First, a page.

30 Career Management Tips — Formalize your networking

By Scot Herrick | Business Networking

Sep 01

This month, I’m going to provide a career management tip-a-day (along with other posts) to help you trigger your own career management activities.

September, to me, has always signified the start of fall here in the Northern Hemisphere. It was back-to-school time, new notebooks, and some new clothes to go show off with my classmates. September, compared to the frolic of summer, is simply more Serious; a time to start to focus on the work at hand.

Here’s the first career management tip: Formalize your networking.

In a global economy, with companies being bought and sold, employees being laid off, and organizational change in your own company creating terrific amounts of turnover, it is more important than ever to have a good network of coworkers, friends, and perhaps family to provide a support structure for your career.

Yet, it’s getting harder and harder to maintain a support network — for the same reasons it is needed now more than ever!

Here’s five ways to formalize your networking:

  1. Networking is helping other people. Recognizing this simple fact allows you to do what you do best and be remembered for it — help others.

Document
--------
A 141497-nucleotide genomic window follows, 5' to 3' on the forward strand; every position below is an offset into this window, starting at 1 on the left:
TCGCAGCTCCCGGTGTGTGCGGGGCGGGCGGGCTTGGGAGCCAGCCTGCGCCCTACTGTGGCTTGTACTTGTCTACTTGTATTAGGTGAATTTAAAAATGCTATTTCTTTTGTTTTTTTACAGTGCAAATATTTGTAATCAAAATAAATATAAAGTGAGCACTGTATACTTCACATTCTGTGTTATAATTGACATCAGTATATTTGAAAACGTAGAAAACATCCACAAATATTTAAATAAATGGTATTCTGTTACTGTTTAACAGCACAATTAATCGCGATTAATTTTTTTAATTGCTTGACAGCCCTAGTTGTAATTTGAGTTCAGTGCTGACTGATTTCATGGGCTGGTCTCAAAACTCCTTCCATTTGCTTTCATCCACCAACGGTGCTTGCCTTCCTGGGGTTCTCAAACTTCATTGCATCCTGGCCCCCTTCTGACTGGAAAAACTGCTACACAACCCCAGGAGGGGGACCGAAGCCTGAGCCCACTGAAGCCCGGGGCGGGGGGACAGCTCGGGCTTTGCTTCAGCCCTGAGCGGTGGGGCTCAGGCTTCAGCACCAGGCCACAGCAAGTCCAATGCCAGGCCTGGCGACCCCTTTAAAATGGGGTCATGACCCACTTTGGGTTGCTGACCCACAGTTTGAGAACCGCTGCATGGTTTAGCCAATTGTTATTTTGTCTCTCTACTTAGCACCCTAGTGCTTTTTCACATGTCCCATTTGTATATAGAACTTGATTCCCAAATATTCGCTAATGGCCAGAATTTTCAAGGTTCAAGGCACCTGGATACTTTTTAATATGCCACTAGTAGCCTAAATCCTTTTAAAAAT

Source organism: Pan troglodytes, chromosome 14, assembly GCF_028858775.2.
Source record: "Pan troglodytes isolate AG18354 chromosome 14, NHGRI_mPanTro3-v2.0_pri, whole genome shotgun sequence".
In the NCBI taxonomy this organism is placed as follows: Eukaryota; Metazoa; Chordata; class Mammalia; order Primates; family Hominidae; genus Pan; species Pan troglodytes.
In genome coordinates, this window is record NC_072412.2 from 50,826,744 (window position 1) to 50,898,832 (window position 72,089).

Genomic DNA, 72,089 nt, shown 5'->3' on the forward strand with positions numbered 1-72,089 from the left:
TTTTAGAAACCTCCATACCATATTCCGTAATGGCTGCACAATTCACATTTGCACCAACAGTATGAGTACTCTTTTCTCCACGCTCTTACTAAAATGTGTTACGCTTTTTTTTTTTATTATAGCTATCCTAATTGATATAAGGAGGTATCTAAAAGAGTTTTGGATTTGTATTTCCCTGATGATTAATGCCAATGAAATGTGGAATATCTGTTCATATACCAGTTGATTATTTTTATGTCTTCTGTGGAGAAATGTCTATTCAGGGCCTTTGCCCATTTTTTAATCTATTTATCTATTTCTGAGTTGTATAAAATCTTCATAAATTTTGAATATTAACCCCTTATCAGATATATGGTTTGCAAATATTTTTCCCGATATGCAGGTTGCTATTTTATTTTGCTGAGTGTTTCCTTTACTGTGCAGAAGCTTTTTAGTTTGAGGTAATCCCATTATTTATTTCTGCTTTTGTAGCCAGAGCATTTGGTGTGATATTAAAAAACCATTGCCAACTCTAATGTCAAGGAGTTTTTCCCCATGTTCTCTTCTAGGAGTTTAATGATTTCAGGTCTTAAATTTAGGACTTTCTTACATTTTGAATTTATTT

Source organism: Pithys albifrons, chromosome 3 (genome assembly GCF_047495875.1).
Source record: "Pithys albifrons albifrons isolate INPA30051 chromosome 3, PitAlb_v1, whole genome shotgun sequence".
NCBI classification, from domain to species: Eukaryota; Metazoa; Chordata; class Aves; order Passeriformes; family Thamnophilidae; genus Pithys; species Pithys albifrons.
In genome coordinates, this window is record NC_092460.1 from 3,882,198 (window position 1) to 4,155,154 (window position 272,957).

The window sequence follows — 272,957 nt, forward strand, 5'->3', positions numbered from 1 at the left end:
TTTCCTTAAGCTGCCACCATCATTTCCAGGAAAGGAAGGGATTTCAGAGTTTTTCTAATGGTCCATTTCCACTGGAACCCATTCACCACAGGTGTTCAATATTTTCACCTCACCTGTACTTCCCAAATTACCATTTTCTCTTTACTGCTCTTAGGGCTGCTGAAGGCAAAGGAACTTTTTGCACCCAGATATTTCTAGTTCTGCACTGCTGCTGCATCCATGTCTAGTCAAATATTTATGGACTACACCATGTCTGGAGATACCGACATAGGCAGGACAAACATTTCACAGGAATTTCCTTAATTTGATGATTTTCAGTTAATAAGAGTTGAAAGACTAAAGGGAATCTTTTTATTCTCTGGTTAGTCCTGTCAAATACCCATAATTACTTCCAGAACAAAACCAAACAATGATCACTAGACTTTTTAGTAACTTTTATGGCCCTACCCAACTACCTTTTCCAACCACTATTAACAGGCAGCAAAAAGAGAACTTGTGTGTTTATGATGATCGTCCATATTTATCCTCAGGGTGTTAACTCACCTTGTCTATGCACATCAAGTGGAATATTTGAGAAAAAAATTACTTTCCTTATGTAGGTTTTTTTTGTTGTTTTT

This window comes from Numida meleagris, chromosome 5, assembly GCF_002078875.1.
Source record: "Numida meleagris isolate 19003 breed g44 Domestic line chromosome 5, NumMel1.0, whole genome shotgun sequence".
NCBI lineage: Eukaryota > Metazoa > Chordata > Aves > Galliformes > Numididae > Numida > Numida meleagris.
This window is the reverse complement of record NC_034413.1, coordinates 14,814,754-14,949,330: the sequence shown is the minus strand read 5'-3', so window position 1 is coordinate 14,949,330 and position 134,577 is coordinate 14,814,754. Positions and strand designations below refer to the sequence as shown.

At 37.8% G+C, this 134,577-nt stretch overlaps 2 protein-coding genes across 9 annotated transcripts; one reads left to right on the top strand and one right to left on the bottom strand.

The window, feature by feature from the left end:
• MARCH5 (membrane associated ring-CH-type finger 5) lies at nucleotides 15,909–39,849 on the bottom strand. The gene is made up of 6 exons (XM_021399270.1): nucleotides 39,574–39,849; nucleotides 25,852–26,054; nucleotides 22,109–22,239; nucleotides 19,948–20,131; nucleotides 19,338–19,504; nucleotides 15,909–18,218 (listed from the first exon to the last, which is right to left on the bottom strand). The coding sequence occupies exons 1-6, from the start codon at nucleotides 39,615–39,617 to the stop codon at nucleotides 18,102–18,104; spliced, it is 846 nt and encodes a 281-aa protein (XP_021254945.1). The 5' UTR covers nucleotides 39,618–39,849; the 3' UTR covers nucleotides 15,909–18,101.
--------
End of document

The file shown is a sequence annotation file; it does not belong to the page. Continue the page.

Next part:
2. Keep in contact with people who leave your company. You’ve already established a good working relationship with this person — and it is very easy to lose touch with someone who can actually help you find a job in a different company. There are many ways to keep in touch, but few do.
  3. Purposely schedule time to talk with other people. Whether it is going out to lunch, having a cup of coffee, or simply walking around, talking with people will give you opportunities to help people that you would not have had if you just sat in your cube.
  4. Do informational interviews inside your company. You’re not looking for a job, but you want to know more about what people do. One way to do this is to spend 15-20 minutes interviewing someone in a different department about their work. Over coffee is great, but there are the two benefits of learning more about the company and making a new contact at the same time.
  5. Use a career management tool set. I use Jibber Jobber because it is a suite of tools that will help your career. Jason also has a great blog on career management supporting Jibber Jobber. From contacts, to a place to prepare your elevator speech, to importing contacts from LinkedIn, to tracking resumes and interviews, Jibber Jobber is the most comprehensive career management tool I’ve seen.

Networking, while important in the past, is critical for cubicle warriors now.

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About the Author

Scot Herrick is the author of “I’ve Landed My Dream Job–Now What???” and owner of Cube Rules, LLC. Scot has a long history of management and individual contribution in multiple Fortune 100 corporations.